Hadlow Rural Community School To my mind this is the most interesting of the five, based on and at Hadlow College which primarily offers 'land-based' courses for students aged from 16 through to those taking degrees and beyond. The school website notes: "With the same ambition and drive for excellence for every young person, Hadlow College wishes to set up a Free School to provide opportunities for young people to access education through rural provision. This will provide an alternative curriculum for those young people for whom land based is a first choice route and for those that have found it difficult to access a traditional education.The Rural Community School will offer the opportunity for young people to learn through a practical curriculum which would support the development of the English Baccalaureate curriculum through an innovative delivery model". It is designed to cater for local children from Year 7 onwards. My main caveat is whether this is too soon to be pointed towards such a specific course of study, but it does promise a distinctive ethos and curriculum for local children who currently travel to Paddock Wood or Tonbridge for their secondary education. The school is now planning its new buildings and appears to have few problems in achieving its aims. Popular for 2014 entry, and expanded its number of Year 7 places from 30 to 60 to accommodate all who wanted a place. In August 2014, the school received a Financial Warning from the Department for Education "to serve as a written notice to improve financial management, control and governance at the Trust as a result of our concerns relating to the Trust’s delivery of its capital new build project, non-submission of required financial returns and failure to provide an adequate response to our June Financial Management and Governance Evaluation visit recommendations". As a result, "all of the delegated authorities will be revoked, and all transactions by the Trust of this nature (regardless of size) must come to the Education Funding Agency (EFA) for approval". However, by February 2015, the position had improved to the extent that the Financial Notice to improve was lifted. In June 2015, the school was found to be Good by OFSTED, who described it as (excerpt)"Hadlow Rural Community School is an academy free school which opened to students in September 2013. It was set up by Hadlow College and is located within the college grounds. There is a strong association with the college, which provides many support services. The school is much smaller than average. Currently, it has students in Years 7, 8, 10 and 11. The 60 places available in Years 7 and 8 are not quite filled and there are 58 students due to join Year 7 in September 2015. The 15 places available in Years 10 and 11 are filled.The school is housed in temporary accommodation. The construction of a new school building, which is scheduled to open in 2016, has started. The proportion of students from minority ethnic groups or who speak English as an additional language is well below average. The proportion of students known to be eligible for the pupil premium, is lower than the national figure. The proportion of disabled students and those with special educational needs is well above average. All students follow a land-based curriculum at Hadlow College one day a week".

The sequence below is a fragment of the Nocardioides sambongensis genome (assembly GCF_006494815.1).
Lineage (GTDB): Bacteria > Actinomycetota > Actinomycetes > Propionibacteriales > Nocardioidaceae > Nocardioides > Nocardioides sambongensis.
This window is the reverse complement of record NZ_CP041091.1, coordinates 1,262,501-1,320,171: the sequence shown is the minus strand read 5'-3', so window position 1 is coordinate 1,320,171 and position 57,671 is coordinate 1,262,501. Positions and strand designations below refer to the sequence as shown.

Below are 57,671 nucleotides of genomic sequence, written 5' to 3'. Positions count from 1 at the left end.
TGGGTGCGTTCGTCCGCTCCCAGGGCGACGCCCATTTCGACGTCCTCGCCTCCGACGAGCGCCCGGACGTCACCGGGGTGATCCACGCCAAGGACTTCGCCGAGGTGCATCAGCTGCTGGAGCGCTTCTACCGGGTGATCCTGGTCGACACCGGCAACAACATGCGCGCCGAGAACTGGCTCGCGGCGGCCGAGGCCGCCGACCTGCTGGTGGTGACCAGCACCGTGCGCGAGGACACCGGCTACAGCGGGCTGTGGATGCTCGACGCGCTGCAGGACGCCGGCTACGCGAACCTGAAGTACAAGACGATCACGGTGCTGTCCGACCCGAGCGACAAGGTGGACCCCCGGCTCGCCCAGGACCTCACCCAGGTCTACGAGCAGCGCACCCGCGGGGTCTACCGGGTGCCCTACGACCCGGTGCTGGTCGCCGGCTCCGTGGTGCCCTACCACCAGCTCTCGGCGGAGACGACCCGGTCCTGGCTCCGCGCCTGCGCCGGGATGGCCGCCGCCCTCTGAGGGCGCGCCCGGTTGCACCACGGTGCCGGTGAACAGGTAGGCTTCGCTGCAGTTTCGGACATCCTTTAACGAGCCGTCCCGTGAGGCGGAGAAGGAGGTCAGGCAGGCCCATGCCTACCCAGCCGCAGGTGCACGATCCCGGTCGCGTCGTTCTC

Trinity Schoolin Sevenoaks. This was the most politically contentious of the proposals, opposed by Kent County Council and suffered a campaign of denigration from other parties designed to destroy it before opening. The school is a four form entry secondary school, opened with the aim of admitting 50% of its children with a Christian background. In the end it admitted 92 children to its temporary home in 2013, a converted office block, but after many political turns, now has a permanent site planned for 2016 on the grounds of the old Wildernesse School, probablysharingwith the proposed new grammar school satellite. Its future looks promising; in spite of the current unpromising temporary buildings for 2014 entry it turned away 38 first choices for its 120 places. For 2015 it had risen to 82. However, there are concerns over the delay in beginning the new buildings, caught up in a political wrangle, so they won't be completed until at least September 2016. Some parents are reported to be unhappy that their children will spend a third year in temporary accommodation, albeit moving to temporary classrooms on the new site, but it will also be a building site. Found Good by OFSTED in Jun 2015, it was described as (excerpt): "Trinity School is an expanding school which currently educates children in Years 7 and 8. At the time of the inspection, it had 236 students on roll. It is smaller than average-sized secondary schools. Trinity School is oversubscribed. It has enrolled more than its stated number of students as it has lost a number of parental admissions appeals. The school accepted a number of students into Year 7 during the course of its first year of operation and grew quickly from an original intake of 89 to its full capacity of 120. Trinity School is scheduled to move into temporary accommodation in July 2015, on the same site as its new premises, which are due to open in September 2016. Trinity School plans to open a sixth form in September 2018. The proportion of disadvantaged students, those eligible for the pupil premium who attend the school is well below the national average. The number of disabled students and those with special educational needs is also well below the national average. The school is situated on the outskirts of Sevenoaks, approximately 12 miles from the nearest secondary faith-based school. The trustees of Trinity School are committed to ensuring at least good-quality faith based education for a maximum of 50% of its cohort. Admission criteria are clearly set out and strictly enforced".